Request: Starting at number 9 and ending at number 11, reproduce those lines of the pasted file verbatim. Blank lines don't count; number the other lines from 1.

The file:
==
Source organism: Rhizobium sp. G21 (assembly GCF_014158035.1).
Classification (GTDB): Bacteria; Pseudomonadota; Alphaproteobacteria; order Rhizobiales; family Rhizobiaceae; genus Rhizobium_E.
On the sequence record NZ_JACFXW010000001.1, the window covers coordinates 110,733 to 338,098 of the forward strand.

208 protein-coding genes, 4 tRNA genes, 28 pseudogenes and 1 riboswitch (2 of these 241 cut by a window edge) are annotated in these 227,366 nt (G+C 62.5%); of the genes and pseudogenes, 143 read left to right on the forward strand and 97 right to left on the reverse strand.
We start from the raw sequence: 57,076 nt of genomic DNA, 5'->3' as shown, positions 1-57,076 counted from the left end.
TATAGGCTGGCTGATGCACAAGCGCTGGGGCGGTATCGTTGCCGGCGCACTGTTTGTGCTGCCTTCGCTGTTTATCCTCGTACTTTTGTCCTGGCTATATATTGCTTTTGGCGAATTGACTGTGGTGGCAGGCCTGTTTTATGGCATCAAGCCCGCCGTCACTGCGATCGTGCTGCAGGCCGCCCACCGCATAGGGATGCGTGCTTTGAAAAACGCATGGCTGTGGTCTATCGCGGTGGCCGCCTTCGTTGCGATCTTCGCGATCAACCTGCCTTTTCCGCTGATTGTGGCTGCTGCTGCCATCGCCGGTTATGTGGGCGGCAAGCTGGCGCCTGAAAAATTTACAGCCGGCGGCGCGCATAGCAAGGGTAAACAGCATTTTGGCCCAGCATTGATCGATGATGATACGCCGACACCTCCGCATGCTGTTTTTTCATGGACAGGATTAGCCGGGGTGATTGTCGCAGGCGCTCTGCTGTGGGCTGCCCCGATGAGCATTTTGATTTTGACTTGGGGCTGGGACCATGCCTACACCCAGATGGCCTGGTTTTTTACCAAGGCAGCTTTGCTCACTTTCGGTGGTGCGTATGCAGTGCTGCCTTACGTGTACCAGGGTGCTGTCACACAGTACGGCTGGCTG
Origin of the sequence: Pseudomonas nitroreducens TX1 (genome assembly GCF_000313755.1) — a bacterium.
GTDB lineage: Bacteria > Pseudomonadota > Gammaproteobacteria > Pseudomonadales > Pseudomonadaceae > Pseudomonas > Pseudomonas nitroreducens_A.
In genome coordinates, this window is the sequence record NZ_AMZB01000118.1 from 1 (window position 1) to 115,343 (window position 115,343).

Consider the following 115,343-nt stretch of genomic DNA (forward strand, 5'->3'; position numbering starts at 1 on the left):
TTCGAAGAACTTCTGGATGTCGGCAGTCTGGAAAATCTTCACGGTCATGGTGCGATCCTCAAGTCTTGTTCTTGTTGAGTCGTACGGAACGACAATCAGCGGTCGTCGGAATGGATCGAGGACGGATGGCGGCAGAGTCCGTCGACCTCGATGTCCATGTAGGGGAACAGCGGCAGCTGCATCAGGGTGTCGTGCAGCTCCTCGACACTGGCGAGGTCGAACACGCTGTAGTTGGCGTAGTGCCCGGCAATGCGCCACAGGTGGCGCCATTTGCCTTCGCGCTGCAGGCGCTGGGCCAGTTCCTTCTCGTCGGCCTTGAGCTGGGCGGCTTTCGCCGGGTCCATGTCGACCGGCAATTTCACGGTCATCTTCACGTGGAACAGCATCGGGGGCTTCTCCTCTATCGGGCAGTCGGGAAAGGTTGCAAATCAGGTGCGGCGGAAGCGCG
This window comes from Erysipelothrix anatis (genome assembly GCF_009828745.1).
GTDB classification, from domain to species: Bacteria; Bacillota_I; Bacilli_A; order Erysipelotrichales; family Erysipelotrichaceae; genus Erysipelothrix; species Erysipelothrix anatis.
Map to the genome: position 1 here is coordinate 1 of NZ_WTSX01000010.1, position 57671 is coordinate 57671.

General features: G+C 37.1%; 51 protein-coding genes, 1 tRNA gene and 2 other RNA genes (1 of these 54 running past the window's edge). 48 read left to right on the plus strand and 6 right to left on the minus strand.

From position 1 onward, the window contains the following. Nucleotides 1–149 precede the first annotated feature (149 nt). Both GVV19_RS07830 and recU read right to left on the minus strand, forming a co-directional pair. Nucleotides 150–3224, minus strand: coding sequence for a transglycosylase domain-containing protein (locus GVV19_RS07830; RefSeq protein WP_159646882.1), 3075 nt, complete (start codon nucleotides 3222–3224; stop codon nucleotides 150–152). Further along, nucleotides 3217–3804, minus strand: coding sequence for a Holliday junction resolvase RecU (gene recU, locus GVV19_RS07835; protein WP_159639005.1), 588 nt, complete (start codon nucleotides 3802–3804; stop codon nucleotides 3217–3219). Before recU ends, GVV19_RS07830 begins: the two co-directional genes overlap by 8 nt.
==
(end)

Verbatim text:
In genome coordinates, this window is the sequence record NZ_AMZB01000118.1 from 1 (window position 1) to 115,343 (window position 115,343).

Consider the following 115,343-nt stretch of genomic DNA (forward strand, 5'->3'; position numbering starts at 1 on the left):
TTCGAAGAACTTCTGGATGTCGGCAGTCTGGAAAATCTTCACGGTCATGGTGCGATCCTCAAGTCTTGTTCTTGTTGAGTCGTACGGAACGACAATCAGCGGTCGTCGGAATGGATCGAGGACGGATGGCGGCAGAGTCCGTCGACCTCGATGTCCATGTAGGGGAACAGCGGCAGCTGCATCAGGGTGTCGTGCAGCTCCTCGACACTGGCGAGGTCGAACACGCTGTAGTTGGCGTAGTGCCCGGCAATGCGCCACAGGTGGCGCCATTTGCCTTCGCGCTGCAGGCGCTGGGCCAGTTCCTTCTCGTCGGCCTTGAGCTGGGCGGCTTTCGCCGGGTCCATGTCGACCGGCAATTTCACGGTCATCTTCACGTGGAACAGCATCGGGGGCTTCTCCTCTATCGGGCAGTCGGGAAAGGTTGCAAATCAGGTGCGGCGGAAGCGCG